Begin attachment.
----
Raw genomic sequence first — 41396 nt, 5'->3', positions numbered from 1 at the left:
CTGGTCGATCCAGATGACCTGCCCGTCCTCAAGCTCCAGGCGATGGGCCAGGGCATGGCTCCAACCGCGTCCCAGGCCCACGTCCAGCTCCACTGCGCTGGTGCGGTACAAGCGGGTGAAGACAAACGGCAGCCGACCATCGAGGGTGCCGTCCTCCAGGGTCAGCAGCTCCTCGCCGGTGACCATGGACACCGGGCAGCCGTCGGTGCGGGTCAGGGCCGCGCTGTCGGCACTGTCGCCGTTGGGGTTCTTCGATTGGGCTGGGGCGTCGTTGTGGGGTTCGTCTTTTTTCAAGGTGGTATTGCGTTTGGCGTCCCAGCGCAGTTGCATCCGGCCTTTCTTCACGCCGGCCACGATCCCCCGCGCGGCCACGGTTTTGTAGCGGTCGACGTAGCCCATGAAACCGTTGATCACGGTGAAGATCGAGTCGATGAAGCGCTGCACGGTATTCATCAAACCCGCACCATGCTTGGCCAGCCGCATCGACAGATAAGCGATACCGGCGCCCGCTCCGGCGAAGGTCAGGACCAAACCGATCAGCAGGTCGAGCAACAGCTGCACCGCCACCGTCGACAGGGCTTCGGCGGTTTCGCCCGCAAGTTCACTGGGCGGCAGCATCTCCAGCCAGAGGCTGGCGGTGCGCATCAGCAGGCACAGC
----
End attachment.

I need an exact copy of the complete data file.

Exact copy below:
Raw genomic sequence first — 41396 nt, 5'->3', positions numbered from 1 at the left:
CTGGTCGATCCAGATGACCTGCCCGTCCTCAAGCTCCAGGCGATGGGCCAGGGCATGGCTCCAACCGCGTCCCAGGCCCACGTCCAGCTCCACTGCGCTGGTGCGGTACAAGCGGGTGAAGACAAACGGCAGCCGACCATCGAGGGTGCCGTCCTCCAGGGTCAGCAGCTCCTCGCCGGTGACCATGGACACCGGGCAGCCGTCGGTGCGGGTCAGGGCCGCGCTGTCGGCACTGTCGCCGTTGGGGTTCTTCGATTGGGCTGGGGCGTCGTTGTGGGGTTCGTCTTTTTTCAAGGTGGTATTGCGTTTGGCGTCCCAGCGCAGTTGCATCCGGCCTTTCTTCACGCCGGCCACGATCCCCCGCGCGGCCACGGTTTTGTAGCGGTCGACGTAGCCCATGAAACCGTTGATCACGGTGAAGATCGAGTCGATGAAGCGCTGCACGGTATTCATCAAACCCGCACCATGCTTGGCCAGCCGCATCGACAGATAAGCGATACCGGCGCCCGCTCCGGCGAAGGTCAGGACCAAACCGATCAGCAGGTCGAGCAACAGCTGCACCGCCACCGTCGACAGGGCTTCGGCGGTTTCGCCCGCAAGTTCACTGGGCGGCAGCATCTCCAGCCAGAGGCTGGCGGTGCGCATCAGCAGGCACAGC